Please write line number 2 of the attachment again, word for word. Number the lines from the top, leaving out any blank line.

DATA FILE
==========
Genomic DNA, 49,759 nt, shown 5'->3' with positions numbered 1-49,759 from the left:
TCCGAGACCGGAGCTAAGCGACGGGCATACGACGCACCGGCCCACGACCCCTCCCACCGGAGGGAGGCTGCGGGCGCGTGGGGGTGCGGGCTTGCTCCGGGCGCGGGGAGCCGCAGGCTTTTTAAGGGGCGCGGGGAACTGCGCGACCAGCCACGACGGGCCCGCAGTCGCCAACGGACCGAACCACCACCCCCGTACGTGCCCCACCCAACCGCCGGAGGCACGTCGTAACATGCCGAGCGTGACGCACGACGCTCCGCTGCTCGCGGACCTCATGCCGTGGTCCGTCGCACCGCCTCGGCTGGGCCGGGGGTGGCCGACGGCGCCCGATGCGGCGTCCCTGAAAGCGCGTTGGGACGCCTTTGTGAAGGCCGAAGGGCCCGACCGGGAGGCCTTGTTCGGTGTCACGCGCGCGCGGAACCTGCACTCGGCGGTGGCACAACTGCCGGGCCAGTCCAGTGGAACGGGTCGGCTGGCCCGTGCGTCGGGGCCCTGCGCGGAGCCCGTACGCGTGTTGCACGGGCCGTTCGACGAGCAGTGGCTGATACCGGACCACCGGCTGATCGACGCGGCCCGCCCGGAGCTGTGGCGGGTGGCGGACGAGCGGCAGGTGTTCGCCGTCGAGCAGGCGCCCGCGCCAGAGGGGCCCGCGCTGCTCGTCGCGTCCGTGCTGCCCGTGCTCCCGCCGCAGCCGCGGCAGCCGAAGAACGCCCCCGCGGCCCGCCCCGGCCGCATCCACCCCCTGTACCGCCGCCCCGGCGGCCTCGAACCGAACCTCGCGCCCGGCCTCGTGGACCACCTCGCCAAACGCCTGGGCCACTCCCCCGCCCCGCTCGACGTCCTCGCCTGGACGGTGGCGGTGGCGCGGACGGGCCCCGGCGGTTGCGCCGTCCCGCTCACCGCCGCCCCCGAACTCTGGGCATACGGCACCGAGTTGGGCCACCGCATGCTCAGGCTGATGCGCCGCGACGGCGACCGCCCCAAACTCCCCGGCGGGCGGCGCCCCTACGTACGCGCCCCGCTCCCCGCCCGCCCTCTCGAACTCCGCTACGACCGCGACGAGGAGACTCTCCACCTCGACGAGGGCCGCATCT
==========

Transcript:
TCCGAGACCGGAGCTAAGCGACGGGCATACGACGCACCGGCCCACGACCCCTCCCACCGGAGGGAGGCTGCGGGCGCGTGGGGGTGCGGGCTTGCTCCGGGCGCGGGGAGCCGCAGGCTTTTTAAGGGGCGCGGGGAACTGCGCGACCAGCCACGACGGGCCCGCAGTCGCCAACGGACCGAACCACCACCCCCGTACGTGCCCCACCCAACCGCCGGAGGCACGTCGTAACATGCCGAGCGTGACGCACGACGCTCCGCTGCTCGCGGACCTCATGCCGTGGTCCGTCGCACCGCCTCGGCTGGGCCGGGGGTGGCCGACGGCGCCCGATGCGGCGTCCCTGAAAGCGCGTTGGGACGCCTTTGTGAAGGCCGAAGGGCCCGACCGGGAGGCCTTGTTCGGTGTCACGCGCGCGCGGAACCTGCACTCGGCGGTGGCACAACTGCCGGGCCAGTCCAGTGGAACGGGTCGGCTGGCCCGTGCGTCGGGGCCCTGCGCGGAGCCCGTACGCGTGTTGCACGGGCCGTTCGACGAGCAGTGGCTGATACCGGACCACCGGCTGATCGACGCGGCCCGCCCGGAGCTGTGGCGGGTGGCGGACGAGCGGCAGGTGTTCGCCGTCGAGCAGGCGCCCGCGCCAGAGGGGCCCGCGCTGCTCGTCGCGTCCGTGCTGCCCGTGCTCCCGCCGCAGCCGCGGCAGCCGAAGAACGCCCCCGCGGCCCGCCCCGGCCGCATCCACCCCCTGTACCGCCGCCCCGGCGGCCTCGAACCGAACCTCGCGCCCGGCCTCGTGGACCACCTCGCCAAACGCCTGGGCCACTCCCCCGCCCCGCTCGACGTCCTCGCCTGGACGGTGGCGGTGGCGCGGACGGGCCCCGGCGGTTGCGCCGTCCCGCTCACCGCCGCCCCCGAACTCTGGGCATACGGCACCGAGTTGGGCCACCGCATGCTCAGGCTGATGCGCCGCGACGGCGACCGCCCCAAACTCCCCGGCGGGCGGCGCCCCTACGTACGCGCCCCGCTCCCCGCCCGCCCTCTCGAACTCCGCTACGACCGCGACGAGGAGACTCTCCACCTCGACGAGGGCCGCATCT